There are stories all over Hacienda Comida Y Cocteles, from the walls covered in commemorative stamps and souvenirs to the photo of President Manuel L. Quezon with Mexico president Lazaro Cardenas to the loud, joyful banter at every table. Even the margarita, a namesake of co-owner Steve Mills, is something to be talked about.
A blend of Ocho Blanco tequila, Bols triple sec, and topped with Canadian rhubarb bitters, Steve's Margarita pays homage to the former DJ's history—his love for the slowly produced tequila brand as well as his Dutch and Canadian roots. "I grew up eating rhubarb planted in my grandmother's backyard," he recalls. (Pro tip: Ask for the off-menu "Steven's Margarita" named after co-owner Steven Carl to enjoy a double shot of tequila instead.)
This is what Hacienda is all about, finding comfort in the common. It does more than fix you up with a taco on Tuesdays. Mills talks about the shared history between the Philippines and Mexico, which he believes needs to be celebrated more. "Both countries have a connection with Spain, we both have a polarized relationship with the United States," he explains.
"What other country in the world has the same name for a dish but they're completely different?" Mills says as he explains their menudo (pieces of tripe in a savory stew). "At some point, there must have been just one menudo and it influenced the other one."
The menu is only three pages long, but Hacienda goes beyond the typical short-order cooking most Mexican restaurants get away with. In fact, even the welcome shot of tequila is meticuously prepared: pure agave tequila with orange peel and peppercorn that's fermented for four days. "People are introduced to the tequila with the Cuervo and thy fall out of love of it as quickly as they fall in love with it. This one is more sophisticated for sipping...It will reintroduce you to tequila," says Steve.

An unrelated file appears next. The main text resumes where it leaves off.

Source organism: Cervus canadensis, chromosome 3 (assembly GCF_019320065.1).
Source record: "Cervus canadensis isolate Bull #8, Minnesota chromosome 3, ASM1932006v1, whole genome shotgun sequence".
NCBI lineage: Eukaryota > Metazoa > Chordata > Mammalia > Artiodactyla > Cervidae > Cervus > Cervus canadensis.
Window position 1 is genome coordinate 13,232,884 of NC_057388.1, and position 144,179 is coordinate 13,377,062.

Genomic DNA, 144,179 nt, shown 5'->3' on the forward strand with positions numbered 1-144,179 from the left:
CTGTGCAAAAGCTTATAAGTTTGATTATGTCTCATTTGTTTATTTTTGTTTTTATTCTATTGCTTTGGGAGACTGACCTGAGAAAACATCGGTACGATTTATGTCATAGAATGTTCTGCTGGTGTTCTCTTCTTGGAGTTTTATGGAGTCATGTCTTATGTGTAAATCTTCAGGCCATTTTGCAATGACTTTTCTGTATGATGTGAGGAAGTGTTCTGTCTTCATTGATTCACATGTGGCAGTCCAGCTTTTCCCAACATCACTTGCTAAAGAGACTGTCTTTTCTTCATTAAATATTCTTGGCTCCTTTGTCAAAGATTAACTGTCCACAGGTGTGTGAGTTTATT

Hacienda doesn't fall into the trap where the burritos and the tacos and the nachos are all but interpretations of the same flavor. The tacos are distinct from one another, each flaunting its own tell-tale flavor profile: a lighter fish, a smoky pulled pork, and a sweeter chicken. The chips—all made from imported corn masa and fried to perfection—come with either the Queso Fundido (the favorite of Liza, Mills' wife), a gooey cheese and chorizo combination or some good ol' guacamole. The Camarones al Ajillo is similar to gambas, but made with compound butter instead of oil. Still, you'll wish for some rice to go with it.
There are no burritos, but there's carne asada, a perfect medium rare hanger steak with mashed beans, chips, and seasoned rice. The fideo is a Mexican spaghetti that's deliciously tart while the pescado empapelado will make mouths water as soon as its rolled out of its foil package.
Mexican restaurants usually turn a blind eye to desserts, but Hacienda finishes strong. The tres leches has sponged up most of the sweet cream beneath. A slice is both refreshing and light, an idael cool down after a fiery meal. Liza, on the other hand, opts for the heavier brownies—dense blocks that are more chocolate than cake wading in a pool of tequila-laced caramel.
There are more things to talk about in Hacienda: the murals inspired by Steve's travels to Mexico, the 11 kilos of habanero he accidentally ordered for his secret hot sauce, the carefully concocted cocktails. But thankfully, you can always come back.